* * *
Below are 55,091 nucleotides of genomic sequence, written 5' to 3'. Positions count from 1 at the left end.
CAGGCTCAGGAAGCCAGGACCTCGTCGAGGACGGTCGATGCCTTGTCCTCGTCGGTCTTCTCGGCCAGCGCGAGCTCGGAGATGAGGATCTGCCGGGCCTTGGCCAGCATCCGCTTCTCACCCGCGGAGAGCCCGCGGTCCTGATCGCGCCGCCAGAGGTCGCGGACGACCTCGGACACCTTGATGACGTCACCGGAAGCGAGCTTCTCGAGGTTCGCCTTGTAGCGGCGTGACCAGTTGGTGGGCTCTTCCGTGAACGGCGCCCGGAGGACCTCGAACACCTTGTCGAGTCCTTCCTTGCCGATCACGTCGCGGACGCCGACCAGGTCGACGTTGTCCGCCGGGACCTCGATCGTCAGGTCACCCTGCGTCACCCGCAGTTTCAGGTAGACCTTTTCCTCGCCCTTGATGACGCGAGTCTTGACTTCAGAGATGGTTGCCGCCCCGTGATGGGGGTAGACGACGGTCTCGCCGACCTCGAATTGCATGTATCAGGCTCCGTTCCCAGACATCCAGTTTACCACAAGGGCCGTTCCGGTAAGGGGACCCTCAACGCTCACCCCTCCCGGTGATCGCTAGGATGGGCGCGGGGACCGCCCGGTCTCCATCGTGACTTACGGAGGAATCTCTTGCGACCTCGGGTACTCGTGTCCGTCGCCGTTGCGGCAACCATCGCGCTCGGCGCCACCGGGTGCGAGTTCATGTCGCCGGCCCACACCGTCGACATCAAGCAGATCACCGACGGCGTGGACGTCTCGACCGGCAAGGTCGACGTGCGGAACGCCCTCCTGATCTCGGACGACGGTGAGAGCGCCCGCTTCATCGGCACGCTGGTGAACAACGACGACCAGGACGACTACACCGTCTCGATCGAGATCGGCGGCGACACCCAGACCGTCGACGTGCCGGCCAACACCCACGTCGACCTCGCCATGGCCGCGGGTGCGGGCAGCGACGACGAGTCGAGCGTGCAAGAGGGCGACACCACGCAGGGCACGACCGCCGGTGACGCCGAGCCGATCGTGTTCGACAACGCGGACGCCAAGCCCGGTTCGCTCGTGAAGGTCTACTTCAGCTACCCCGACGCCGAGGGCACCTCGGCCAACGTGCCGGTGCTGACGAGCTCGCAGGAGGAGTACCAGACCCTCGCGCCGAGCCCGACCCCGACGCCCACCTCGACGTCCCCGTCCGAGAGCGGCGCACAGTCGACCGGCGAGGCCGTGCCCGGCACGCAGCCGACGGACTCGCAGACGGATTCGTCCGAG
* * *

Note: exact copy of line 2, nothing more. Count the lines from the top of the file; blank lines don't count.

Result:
CAGGCTCAGGAAGCCAGGACCTCGTCGAGGACGGTCGATGCCTTGTCCTCGTCGGTCTTCTCGGCCAGCGCGAGCTCGGAGATGAGGATCTGCCGGGCCTTGGCCAGCATCCGCTTCTCACCCGCGGAGAGCCCGCGGTCCTGATCGCGCCGCCAGAGGTCGCGGACGACCTCGGACACCTTGATGACGTCACCGGAAGCGAGCTTCTCGAGGTTCGCCTTGTAGCGGCGTGACCAGTTGGTGGGCTCTTCCGTGAACGGCGCCCGGAGGACCTCGAACACCTTGTCGAGTCCTTCCTTGCCGATCACGTCGCGGACGCCGACCAGGTCGACGTTGTCCGCCGGGACCTCGATCGTCAGGTCACCCTGCGTCACCCGCAGTTTCAGGTAGACCTTTTCCTCGCCCTTGATGACGCGAGTCTTGACTTCAGAGATGGTTGCCGCCCCGTGATGGGGGTAGACGACGGTCTCGCCGACCTCGAATTGCATGTATCAGGCTCCGTTCCCAGACATCCAGTTTACCACAAGGGCCGTTCCGGTAAGGGGACCCTCAACGCTCACCCCTCCCGGTGATCGCTAGGATGGGCGCGGGGACCGCCCGGTCTCCATCGTGACTTACGGAGGAATCTCTTGCGACCTCGGGTACTCGTGTCCGTCGCCGTTGCGGCAACCATCGCGCTCGGCGCCACCGGGTGCGAGTTCATGTCGCCGGCCCACACCGTCGACATCAAGCAGATCACCGACGGCGTGGACGTCTCGACCGGCAAGGTCGACGTGCGGAACGCCCTCCTGATCTCGGACGACGGTGAGAGCGCCCGCTTCATCGGCACGCTGGTGAACAACGACGACCAGGACGACTACACCGTCTCGATCGAGATCGGCGGCGACACCCAGACCGTCGACGTGCCGGCCAACACCCACGTCGACCTCGCCATGGCCGCGGGTGCGGGCAGCGACGACGAGTCGAGCGTGCAAGAGGGCGACACCACGCAGGGCACGACCGCCGGTGACGCCGAGCCGATCGTGTTCGACAACGCGGACGCCAAGCCCGGTTCGCTCGTGAAGGTCTACTTCAGCTACCCCGACGCCGAGGGCACCTCGGCCAACGTGCCGGTGCTGACGAGCTCGCAGGAGGAGTACCAGACCCTCGCGCCGAGCCCGACCCCGACGCCCACCTCGACGTCCCCGTCCGAGAGCGGCGCACAGTCGACCGGCGAGGCCGTGCCCGGCACGCAGCCGACGGACTCGCAGACGGATTCGTCCGAG